Faced with a mountain of debt, Dorothy and Thom Williams, husband-and-wife owners of Benner Street restaurant in Bethlehem, Pa., were unsure if they would see their retirement if the dire situation at their business didn’t improve. They looked to Robert Irvine and his Restaurant: Impossible team to give their eatery the second chance it deserves, and when Robert arrived, he soon realized the root of Benner Street’s problems: its bickering owners, to start, plus its drab interior and poorly stocked bar. With just two days to work and a budget of $10,000, Robert helped Dorothy and Thom learn how to effectively manage a staff while he overhauled the restaurant’s design and revamped its menu. FN Dish checked in with Dorothy a few months after Benner Street’s reopening to find out how her business is doing today.
“Business is up 40 percent,” Dorothy says. “All the employees and family are excited about our new beginning and all are working toward our success.”
When Robert Irvine arrived at Edibles Restaurant & Pub in Horsham, Pa., it didn’t take long for him to realize the “misguided family” that owned the business was as much of a contributing factor to its failure as was the eatery’s filthy interior, “blah” decor and unappealing food. Husband and wife John Sr. and Butzy Hurley have been at the helm of their business for nearly 30 years, but despite their presence in the kitchen and at the front of the house, their staff, including their children, John Jr., Heather and Jennifer, and their nephew Steve, noted a significant lack of leadership. This, coupled with John Sr.’s strained relationship with his son, had contributed to Edibles’ $4,000-per-month losses, which Robert had only two days and $10,000 to attempt to rectify.
For the first time in six seasons of filming Restaurant: Impossible, Robert believed the best and most important means of improving a restaurant would be to change the business’ name and rebrand it with a descriptive, engaging and enticing identity, which is how Edibles became Hurley’s American Grille on opening day. Read on below to hear from John Sr., Heather and Steve, and find out how Hurley’s is doing a few months after its relaunch.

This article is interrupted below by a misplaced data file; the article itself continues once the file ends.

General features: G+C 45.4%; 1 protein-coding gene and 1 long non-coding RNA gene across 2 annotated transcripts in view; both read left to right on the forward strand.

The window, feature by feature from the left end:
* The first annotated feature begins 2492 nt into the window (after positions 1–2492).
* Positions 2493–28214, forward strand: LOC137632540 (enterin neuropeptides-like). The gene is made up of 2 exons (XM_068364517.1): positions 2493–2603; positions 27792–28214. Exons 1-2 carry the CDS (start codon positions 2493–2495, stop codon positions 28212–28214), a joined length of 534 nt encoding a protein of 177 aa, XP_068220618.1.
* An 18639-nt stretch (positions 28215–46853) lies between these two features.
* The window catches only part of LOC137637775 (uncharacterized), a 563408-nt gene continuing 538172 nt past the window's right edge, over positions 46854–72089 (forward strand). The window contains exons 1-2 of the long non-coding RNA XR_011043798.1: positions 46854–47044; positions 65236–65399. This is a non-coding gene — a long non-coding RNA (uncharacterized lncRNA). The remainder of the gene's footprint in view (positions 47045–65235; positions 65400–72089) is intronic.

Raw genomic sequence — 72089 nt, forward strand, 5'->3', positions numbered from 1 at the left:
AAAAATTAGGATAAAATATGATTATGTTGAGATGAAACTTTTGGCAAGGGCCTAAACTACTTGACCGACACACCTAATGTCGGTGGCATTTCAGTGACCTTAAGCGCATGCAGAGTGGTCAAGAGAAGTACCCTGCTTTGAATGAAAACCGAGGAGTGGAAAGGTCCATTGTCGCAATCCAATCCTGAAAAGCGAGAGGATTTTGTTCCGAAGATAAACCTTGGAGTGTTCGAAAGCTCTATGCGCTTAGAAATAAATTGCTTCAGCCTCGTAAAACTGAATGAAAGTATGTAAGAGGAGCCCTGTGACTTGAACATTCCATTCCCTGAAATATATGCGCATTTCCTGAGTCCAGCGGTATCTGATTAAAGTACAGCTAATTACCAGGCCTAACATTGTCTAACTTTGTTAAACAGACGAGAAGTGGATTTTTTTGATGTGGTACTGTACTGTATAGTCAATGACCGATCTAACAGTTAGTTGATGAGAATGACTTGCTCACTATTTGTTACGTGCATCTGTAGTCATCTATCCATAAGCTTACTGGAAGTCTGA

“The first couple weeks were great,” Steve explains of the time immediately after filming. “I feel like we’re busier, but our bills are higher because of the expenses of new staff.”
Not long after arriving at Kalico Kitchen in Douglas, Mich., Robert Irvine realized that the negative tension and long-standing animosity between owner Catherine Wilt and her employees was as much of a problem at the restaurant as its dusty dining room and greasy kitchen. This over-30-year-old eatery was once making nearly $1 million in sales, but it recently acquired a $400,000 debt, something that Catherine learned when she returned after a four-year leave of absence. Over the course of two days and with a $10,000 budget, Robert and his Restaurant: Impossible team attempted to mend the strained relationships at Kalico Kitchen; plus, they gave the space a much-needed deep cleaning, design overhaul and updated menu with fresh, quality ingredients. FN Dish checked in with Kalico Kitchen, and a server, Laura — on Catherine’s behalf — shared how the restaurant is doing today.
“Business went from $200-$300 per day to $2,000-$3,000 per day,” Laura explained. Not long after reopening, Catherine “had made enough money to pay the mortgages to keep her from foreclosure.”